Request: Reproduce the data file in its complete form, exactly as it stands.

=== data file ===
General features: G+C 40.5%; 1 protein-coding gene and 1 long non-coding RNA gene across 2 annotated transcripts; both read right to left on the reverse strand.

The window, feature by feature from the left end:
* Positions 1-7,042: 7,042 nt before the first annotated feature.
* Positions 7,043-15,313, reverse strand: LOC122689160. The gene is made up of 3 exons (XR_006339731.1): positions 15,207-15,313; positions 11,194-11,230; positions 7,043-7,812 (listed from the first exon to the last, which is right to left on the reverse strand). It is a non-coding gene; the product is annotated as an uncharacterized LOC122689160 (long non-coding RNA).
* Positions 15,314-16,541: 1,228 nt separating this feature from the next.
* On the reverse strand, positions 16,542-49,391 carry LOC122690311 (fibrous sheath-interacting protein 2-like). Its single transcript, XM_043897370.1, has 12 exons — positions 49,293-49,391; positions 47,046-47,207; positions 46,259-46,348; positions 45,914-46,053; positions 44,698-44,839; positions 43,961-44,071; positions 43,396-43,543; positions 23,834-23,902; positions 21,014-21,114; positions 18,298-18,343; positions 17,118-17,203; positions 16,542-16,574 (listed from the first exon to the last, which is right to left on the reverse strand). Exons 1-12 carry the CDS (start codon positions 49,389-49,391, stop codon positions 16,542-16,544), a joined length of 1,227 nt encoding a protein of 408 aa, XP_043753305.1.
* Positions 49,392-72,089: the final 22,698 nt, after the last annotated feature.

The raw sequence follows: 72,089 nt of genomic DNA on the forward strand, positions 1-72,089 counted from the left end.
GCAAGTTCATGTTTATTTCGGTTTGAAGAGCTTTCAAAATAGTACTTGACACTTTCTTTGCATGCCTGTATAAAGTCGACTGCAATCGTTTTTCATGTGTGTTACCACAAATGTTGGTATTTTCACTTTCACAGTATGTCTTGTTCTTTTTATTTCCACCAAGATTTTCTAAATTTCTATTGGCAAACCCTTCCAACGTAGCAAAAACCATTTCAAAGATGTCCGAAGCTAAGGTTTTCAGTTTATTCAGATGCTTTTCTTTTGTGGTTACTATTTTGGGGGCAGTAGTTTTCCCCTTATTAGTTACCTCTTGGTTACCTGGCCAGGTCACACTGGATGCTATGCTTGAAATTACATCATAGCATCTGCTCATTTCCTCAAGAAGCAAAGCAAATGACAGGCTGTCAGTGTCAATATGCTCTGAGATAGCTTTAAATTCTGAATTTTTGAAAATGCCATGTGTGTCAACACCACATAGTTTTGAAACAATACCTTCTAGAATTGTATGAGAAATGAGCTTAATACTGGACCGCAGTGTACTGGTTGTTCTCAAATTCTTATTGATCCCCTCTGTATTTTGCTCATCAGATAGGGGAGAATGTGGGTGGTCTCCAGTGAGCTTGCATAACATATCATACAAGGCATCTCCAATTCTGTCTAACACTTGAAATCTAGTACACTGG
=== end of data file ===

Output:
General features: G+C 40.5%; 1 protein-coding gene and 1 long non-coding RNA gene across 2 annotated transcripts; both read right to left on the reverse strand.

The window, feature by feature from the left end:
* Positions 1-7,042: 7,042 nt before the first annotated feature.
* Positions 7,043-15,313, reverse strand: LOC122689160. The gene is made up of 3 exons (XR_006339731.1): positions 15,207-15,313; positions 11,194-11,230; positions 7,043-7,812 (listed from the first exon to the last, which is right to left on the reverse strand). It is a non-coding gene; the product is annotated as an uncharacterized LOC122689160 (long non-coding RNA).
* Positions 15,314-16,541: 1,228 nt separating this feature from the next.
* On the reverse strand, positions 16,542-49,391 carry LOC122690311 (fibrous sheath-interacting protein 2-like). Its single transcript, XM_043897370.1, has 12 exons — positions 49,293-49,391; positions 47,046-47,207; positions 46,259-46,348; positions 45,914-46,053; positions 44,698-44,839; positions 43,961-44,071; positions 43,396-43,543; positions 23,834-23,902; positions 21,014-21,114; positions 18,298-18,343; positions 17,118-17,203; positions 16,542-16,574 (listed from the first exon to the last, which is right to left on the reverse strand). Exons 1-12 carry the CDS (start codon positions 49,389-49,391, stop codon positions 16,542-16,544), a joined length of 1,227 nt encoding a protein of 408 aa, XP_043753305.1.
* Positions 49,392-72,089: the final 22,698 nt, after the last annotated feature.

The raw sequence follows: 72,089 nt of genomic DNA on the forward strand, positions 1-72,089 counted from the left end.
GCAAGTTCATGTTTATTTCGGTTTGAAGAGCTTTCAAAATAGTACTTGACACTTTCTTTGCATGCCTGTATAAAGTCGACTGCAATCGTTTTTCATGTGTGTTACCACAAATGTTGGTATTTTCACTTTCACAGTATGTCTTGTTCTTTTTATTTCCACCAAGATTTTCTAAATTTCTATTGGCAAACCCTTCCAACGTAGCAAAAACCATTTCAAAGATGTCCGAAGCTAAGGTTTTCAGTTTATTCAGATGCTTTTCTTTTGTGGTTACTATTTTGGGGGCAGTAGTTTTCCCCTTATTAGTTACCTCTTGGTTACCTGGCCAGGTCACACTGGATGCTATGCTTGAAATTACATCATAGCATCTGCTCATTTCCTCAAGAAGCAAAGCAAATGACAGGCTGTCAGTGTCAATATGCTCTGAGATAGCTTTAAATTCTGAATTTTTGAAAATGCCATGTGTGTCAACACCACATAGTTTTGAAACAATACCTTCTAGAATTGTATGAGAAATGAGCTTAATACTGGACCGCAGTGTACTGGTTGTTCTCAAATTCTTATTGATCCCCTCTGTATTTTGCTCATCAGATAGGGGAGAATGTGGGTGGTCTCCAGTGAGCTTGCATAACATATCATACAAGGCATCTCCAATTCTGTCTAACACTTGAAATCTAGTACACTGG